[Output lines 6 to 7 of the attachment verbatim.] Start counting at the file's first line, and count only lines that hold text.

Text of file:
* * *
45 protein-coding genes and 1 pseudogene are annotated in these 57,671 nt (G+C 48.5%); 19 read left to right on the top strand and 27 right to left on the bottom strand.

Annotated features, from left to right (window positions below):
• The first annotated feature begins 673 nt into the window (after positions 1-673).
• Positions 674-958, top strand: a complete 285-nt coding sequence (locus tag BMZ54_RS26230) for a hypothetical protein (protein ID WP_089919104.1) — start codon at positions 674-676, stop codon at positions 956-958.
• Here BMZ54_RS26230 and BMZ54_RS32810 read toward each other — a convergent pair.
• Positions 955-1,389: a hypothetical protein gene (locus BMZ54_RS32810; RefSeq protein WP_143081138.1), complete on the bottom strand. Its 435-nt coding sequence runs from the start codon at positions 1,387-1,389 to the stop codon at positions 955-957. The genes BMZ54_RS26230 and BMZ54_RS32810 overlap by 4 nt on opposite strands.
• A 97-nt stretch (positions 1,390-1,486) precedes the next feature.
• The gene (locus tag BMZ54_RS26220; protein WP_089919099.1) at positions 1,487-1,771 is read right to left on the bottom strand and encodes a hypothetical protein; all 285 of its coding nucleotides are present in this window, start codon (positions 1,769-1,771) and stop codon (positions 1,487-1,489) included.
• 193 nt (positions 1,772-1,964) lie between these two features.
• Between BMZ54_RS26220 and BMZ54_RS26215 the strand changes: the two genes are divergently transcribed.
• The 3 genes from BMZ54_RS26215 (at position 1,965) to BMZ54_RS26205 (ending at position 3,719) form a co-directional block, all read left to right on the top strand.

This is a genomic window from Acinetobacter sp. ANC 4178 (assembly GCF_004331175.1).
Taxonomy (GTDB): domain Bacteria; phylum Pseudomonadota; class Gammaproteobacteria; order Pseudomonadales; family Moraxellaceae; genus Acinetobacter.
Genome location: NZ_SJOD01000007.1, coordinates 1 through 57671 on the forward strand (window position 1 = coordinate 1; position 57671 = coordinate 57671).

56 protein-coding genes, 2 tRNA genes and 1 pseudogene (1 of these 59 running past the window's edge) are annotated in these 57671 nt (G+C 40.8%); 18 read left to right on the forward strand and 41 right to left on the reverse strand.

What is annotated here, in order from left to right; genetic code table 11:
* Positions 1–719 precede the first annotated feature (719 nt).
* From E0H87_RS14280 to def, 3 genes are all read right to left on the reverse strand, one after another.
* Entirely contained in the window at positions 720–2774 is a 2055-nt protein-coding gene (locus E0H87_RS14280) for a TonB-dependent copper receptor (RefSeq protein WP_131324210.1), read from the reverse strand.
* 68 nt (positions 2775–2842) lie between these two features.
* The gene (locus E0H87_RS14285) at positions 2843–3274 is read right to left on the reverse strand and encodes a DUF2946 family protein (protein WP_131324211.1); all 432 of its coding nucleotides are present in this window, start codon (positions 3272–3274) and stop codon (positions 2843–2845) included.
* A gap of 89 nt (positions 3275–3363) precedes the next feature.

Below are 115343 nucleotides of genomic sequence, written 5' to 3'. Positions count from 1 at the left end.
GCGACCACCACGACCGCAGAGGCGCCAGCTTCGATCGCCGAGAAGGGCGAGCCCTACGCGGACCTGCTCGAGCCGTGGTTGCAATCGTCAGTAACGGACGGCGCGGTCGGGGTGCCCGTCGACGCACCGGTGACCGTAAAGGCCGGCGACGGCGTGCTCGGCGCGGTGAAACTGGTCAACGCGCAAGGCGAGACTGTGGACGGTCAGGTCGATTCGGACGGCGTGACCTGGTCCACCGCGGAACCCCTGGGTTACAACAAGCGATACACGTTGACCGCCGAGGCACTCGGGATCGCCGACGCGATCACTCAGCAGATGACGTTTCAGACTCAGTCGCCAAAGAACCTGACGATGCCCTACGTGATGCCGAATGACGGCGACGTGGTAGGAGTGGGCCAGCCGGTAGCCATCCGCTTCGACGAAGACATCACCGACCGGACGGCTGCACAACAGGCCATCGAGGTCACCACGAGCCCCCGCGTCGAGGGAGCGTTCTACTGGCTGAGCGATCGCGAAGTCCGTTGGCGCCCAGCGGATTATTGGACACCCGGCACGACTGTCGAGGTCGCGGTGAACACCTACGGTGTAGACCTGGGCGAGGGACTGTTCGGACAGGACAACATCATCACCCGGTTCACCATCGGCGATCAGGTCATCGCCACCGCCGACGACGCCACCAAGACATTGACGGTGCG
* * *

• Positions 955-1,389: a hypothetical protein gene (locus BMZ54_RS32810; RefSeq protein WP_143081138.1), complete on the bottom strand. Its 435-nt coding sequence runs from the start codon at positions 1,387-1,389 to the stop codon at positions 955-957. The genes BMZ54_RS26230 and BMZ54_RS32810 overlap by 4 nt on opposite strands.
• A 97-nt stretch (positions 1,390-1,486) precedes the next feature.